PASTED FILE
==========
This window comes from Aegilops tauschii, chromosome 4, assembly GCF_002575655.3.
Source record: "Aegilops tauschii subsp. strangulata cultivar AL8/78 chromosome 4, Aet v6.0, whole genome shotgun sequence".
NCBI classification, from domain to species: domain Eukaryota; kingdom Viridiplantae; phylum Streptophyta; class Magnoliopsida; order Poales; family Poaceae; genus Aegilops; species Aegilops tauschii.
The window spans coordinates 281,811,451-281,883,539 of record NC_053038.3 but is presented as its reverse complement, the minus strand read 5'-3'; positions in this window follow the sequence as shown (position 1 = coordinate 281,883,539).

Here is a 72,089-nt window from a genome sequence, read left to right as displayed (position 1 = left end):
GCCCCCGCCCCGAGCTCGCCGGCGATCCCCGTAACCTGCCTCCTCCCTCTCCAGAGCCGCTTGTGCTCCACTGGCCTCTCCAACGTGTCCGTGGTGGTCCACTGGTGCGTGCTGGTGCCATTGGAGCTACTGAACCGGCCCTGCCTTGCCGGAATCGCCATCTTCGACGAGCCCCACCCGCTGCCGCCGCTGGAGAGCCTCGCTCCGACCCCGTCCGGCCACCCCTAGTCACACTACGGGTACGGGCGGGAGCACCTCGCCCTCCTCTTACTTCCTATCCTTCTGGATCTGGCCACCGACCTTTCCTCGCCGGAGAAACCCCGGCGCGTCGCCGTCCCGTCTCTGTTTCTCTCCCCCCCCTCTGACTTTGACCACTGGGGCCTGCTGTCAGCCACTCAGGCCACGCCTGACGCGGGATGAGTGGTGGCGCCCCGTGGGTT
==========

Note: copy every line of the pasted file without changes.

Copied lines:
This window comes from Aegilops tauschii, chromosome 4, assembly GCF_002575655.3.
Source record: "Aegilops tauschii subsp. strangulata cultivar AL8/78 chromosome 4, Aet v6.0, whole genome shotgun sequence".
NCBI classification, from domain to species: domain Eukaryota; kingdom Viridiplantae; phylum Streptophyta; class Magnoliopsida; order Poales; family Poaceae; genus Aegilops; species Aegilops tauschii.
The window spans coordinates 281,811,451-281,883,539 of record NC_053038.3 but is presented as its reverse complement, the minus strand read 5'-3'; positions in this window follow the sequence as shown (position 1 = coordinate 281,883,539).

Here is a 72,089-nt window from a genome sequence, read left to right as displayed (position 1 = left end):
GCCCCCGCCCCGAGCTCGCCGGCGATCCCCGTAACCTGCCTCCTCCCTCTCCAGAGCCGCTTGTGCTCCACTGGCCTCTCCAACGTGTCCGTGGTGGTCCACTGGTGCGTGCTGGTGCCATTGGAGCTACTGAACCGGCCCTGCCTTGCCGGAATCGCCATCTTCGACGAGCCCCACCCGCTGCCGCCGCTGGAGAGCCTCGCTCCGACCCCGTCCGGCCACCCCTAGTCACACTACGGGTACGGGCGGGAGCACCTCGCCCTCCTCTTACTTCCTATCCTTCTGGATCTGGCCACCGACCTTTCCTCGCCGGAGAAACCCCGGCGCGTCGCCGTCCCGTCTCTGTTTCTCTCCCCCCCCTCTGACTTTGACCACTGGGGCCTGCTGTCAGCCACTCAGGCCACGCCTGACGCGGGATGAGTGGTGGCGCCCCGTGGGTT